Shortstop is one of the thinnest positions out there. Last year’s injury to Troy Tulowitzki made the field even thinner and even more of a question mark going into this season. Last year, in a couple of leagues, I drafted Tulo and Hanley Ramirez with my first two picks. My logic was multifactorial (I learned that word from Ben Cherington). I knew Hanley would be gaining eligibility at third base. If I had both Tulo and Hanley, I had far and away the two best shortstops and I had the rest of the league at a disadvantage. Let the other owners struggle with picking the likes of Alexei Ramirez, J.J. Hardy, Yunel Escobar, or Jed Lowrie. Also, if Tulo got injured, as he is prone to do, I had a backup plan so I wouldn’t be stuck with an Everth Cabrera for the remainder of the season. It worked out pretty well. I won both leagues despite the fact I kept Tulo as dead weight on my roster from the time he got hurt in May until September when he finally gave up any hopes of playing (couldn’t have told me sooner?).
I don’t know if I’ll go in with the same strategy this year, but if I do, I should be able to do it with my second and third picks instead of my first and second. Tulo will likely slip to the second round in many drafts. Hanley hasn’t really returned to his 2006-2010 form which, at the time, had me debating whether he or Albert Pujols deserved to be drafted first overall.
I think players like Starlin Castro, Asdrubal Cabrera, and Ian Desmond are closing the gap.
Here are my tiers with my projections:
1. Troy Tulowitzki (489 AB, 26 HR, 88 RBI, .289 avg., 6 SB)
2. Hanley Ramirez (22 HR, 66 RBI, .266 avg., 22 SB)
Tulo has only played 122 games or more in a season three out of his six full seasons in the majors. Those three seasons were great seasons, though. Just be prepared (like I did) with a backup plan if you draft him. Groin injuries can be tricky. Hanley comes with dual position eligibility (SS/3B), but you’ll want to use him at shortstop (unless you draft Tulo also). Both players have seen their stolen base totals drop significantly. It was their power-speed combination which set them apart from everyone else.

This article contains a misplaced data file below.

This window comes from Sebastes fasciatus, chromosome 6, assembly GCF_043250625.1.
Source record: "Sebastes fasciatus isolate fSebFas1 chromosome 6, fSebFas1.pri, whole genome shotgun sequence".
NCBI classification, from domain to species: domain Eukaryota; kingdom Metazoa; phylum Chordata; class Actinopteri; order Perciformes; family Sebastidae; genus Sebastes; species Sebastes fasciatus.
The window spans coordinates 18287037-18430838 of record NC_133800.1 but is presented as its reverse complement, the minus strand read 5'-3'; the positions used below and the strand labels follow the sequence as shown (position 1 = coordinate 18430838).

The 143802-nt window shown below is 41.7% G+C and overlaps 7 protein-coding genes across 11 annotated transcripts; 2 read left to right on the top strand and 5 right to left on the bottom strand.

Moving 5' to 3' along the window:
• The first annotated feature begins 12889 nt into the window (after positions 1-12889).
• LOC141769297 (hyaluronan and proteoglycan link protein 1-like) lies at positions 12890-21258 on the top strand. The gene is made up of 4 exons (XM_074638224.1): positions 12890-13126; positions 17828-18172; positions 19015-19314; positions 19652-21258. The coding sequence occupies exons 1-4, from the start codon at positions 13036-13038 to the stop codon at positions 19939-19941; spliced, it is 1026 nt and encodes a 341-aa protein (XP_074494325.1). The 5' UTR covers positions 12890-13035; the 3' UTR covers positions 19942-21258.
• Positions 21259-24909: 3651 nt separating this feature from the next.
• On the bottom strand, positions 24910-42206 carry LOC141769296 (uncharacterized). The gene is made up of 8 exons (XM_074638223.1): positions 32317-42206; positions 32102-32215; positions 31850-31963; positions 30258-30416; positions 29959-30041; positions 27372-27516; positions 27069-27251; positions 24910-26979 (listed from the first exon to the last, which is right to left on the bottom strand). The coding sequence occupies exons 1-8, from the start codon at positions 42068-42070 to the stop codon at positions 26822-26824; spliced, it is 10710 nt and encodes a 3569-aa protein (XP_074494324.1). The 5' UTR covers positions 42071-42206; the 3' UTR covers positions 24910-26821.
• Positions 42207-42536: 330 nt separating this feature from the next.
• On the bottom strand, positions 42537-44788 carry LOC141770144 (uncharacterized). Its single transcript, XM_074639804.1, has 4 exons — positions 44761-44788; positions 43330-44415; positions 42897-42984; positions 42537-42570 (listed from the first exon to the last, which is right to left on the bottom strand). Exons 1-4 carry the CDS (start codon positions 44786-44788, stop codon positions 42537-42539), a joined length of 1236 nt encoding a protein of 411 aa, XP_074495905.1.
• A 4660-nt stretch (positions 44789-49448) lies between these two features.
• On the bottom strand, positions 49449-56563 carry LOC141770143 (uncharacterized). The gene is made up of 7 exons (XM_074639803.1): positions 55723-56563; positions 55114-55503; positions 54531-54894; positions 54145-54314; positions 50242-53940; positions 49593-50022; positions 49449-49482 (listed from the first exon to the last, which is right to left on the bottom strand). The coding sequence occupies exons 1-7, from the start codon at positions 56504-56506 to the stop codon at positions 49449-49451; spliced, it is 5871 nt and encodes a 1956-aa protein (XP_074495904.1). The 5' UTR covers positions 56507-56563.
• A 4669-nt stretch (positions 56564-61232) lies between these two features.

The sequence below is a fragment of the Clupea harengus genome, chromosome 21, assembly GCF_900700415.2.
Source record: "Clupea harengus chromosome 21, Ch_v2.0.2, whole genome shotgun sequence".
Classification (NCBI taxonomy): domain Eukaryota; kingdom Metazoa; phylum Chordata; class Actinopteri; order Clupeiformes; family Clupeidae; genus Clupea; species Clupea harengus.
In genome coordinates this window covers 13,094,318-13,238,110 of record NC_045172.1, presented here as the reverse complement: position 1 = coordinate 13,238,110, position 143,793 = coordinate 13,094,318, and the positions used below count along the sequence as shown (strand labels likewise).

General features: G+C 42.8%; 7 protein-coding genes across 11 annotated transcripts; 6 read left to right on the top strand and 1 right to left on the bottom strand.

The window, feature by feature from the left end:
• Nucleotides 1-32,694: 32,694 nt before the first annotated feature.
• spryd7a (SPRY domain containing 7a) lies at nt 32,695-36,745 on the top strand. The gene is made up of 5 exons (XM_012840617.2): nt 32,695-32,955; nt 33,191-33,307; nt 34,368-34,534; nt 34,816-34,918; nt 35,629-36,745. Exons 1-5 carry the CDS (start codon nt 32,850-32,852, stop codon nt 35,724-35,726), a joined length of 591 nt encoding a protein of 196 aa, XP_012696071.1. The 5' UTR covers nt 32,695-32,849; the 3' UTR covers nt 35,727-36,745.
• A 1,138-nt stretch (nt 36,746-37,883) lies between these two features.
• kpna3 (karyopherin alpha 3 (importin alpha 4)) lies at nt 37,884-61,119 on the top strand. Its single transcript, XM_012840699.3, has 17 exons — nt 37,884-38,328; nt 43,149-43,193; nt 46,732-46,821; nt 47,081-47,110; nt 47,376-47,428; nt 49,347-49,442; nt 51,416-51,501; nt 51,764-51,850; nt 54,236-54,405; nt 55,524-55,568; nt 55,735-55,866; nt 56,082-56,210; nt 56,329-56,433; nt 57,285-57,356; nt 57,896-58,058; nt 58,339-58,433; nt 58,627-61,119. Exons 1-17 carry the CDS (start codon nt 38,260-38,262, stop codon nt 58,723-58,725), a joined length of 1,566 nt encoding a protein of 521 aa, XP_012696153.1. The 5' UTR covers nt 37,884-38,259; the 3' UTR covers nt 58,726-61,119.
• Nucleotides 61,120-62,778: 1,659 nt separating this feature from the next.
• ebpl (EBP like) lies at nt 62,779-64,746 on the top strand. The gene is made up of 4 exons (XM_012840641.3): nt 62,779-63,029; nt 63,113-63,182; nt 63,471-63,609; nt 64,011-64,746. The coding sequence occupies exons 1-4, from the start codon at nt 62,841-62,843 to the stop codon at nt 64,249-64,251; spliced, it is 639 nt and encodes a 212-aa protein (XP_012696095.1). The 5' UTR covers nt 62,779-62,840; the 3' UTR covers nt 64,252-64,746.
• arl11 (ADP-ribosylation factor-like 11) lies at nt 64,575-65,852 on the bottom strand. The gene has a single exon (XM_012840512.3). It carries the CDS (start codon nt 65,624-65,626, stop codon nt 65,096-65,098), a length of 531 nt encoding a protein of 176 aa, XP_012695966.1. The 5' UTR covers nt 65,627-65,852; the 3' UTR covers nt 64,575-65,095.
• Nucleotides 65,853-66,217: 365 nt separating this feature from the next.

3. Ian Desmond (21 HR, 71 RBI, .274 avg., 27 SB)
4. Jose Reyes (9 HR, 54 RBI, .313 avg., 47 SB)
5. Starlin Castro (14 HR, 74 RBI, .301 avg., 24 SB)
6. Jimmy Rollins (16 HR, 64 RBI, .266 avg., 27 SB)
A couple of oldies-but-goodies and some young blood in this tier. It all depends on what’s your style. I wouldn’t draft Desmond this highly, but hope to steal him a little later. Desmond was the fourth best shortstop last year based on Yahoo! rankings despite having 100 less at-bats than the three shortstops ahead of him. His power-speed combination has the chance of joining Hanley and Tulo. I don’t like Castro’s immaturity, but his talent as a hitter is all you should care about. He’s not as good a base-stealer as you would like (caught 13 times in 38 attempts last year), but he is a .300 hitter and his power is coming. You know what you’re getting with Reyes and Rollins.
7. Asdrubal Cabrera (17 HR, 70 RBI, .270 avg., 13 SB)
8. Ben Zobrist (18 HR, 77, RBI, .264 avg., 16 SB)
9. Martin Prado (11 HR, 66 RBI, .297 avg., 9 SB)
10. Danny Espinosa (18 HR, 58 RBI, .239 avg., 23 SB)
It starts going downhill pretty fast after this tier, and this tier isn’t even that great. Zobrist (2B,/SS/OF), Prado (2B/SS/3B/OF), and Espinosa (2B/SS) give the added benefit of multi-positional eligibility. Prado is a great guy to have on your roster as a bench guy, but you’re not too happy if he is starting for you all season at any position. Cabrera is consistent, but not spectacular. Zobrist hits in a bad lineup which limits his run production. Espinosa strikes out too much.
11. Josh Rutledge (14 HR, 59 RBI, .270 avg., 15 SB)
12. Alexei Ramirez (16 HR, 66 RBI, .266 avg., 13 SB)
13. Elvis Andrus (5 HR, 36 RBI, .288 avg., 33 SB)
14. Alcides Escobar (5 HR, 47 RBI, .271 avg., 36 SB)
15. Erick Aybar (7 HR, 45 RBI, .267 avg., 23 SB)
16. JJ Hardy (19 HR, 64 RBI, .257 avg., 2 SB)
17. Marco Scutaro (7 HR, 58 RBI, .285 avg., 6 SB)
18. Zack Cozart (14 HR, 42 RBI, .248 avg., 5 SB)
19. Jhonny Peralta (14 HR, 56 RBI, .250 avg., 0 SB)
I don’t think you’re too happy if you have any of these as your starting shortstops. Rutledge did a great job filling in for Tulo in Colorado last year. Hopefully, he wins the starting second base job with the Rockies, but keep an eye on it. Ramirez will give you a little of everything. Andrus, Escobar, and Aybar will only help you in stolen bases.
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Jed Lowrie, Andrelton Simmons, Yunel Escobar, Stephen Drew, Jean Segura, Rafael Furcal.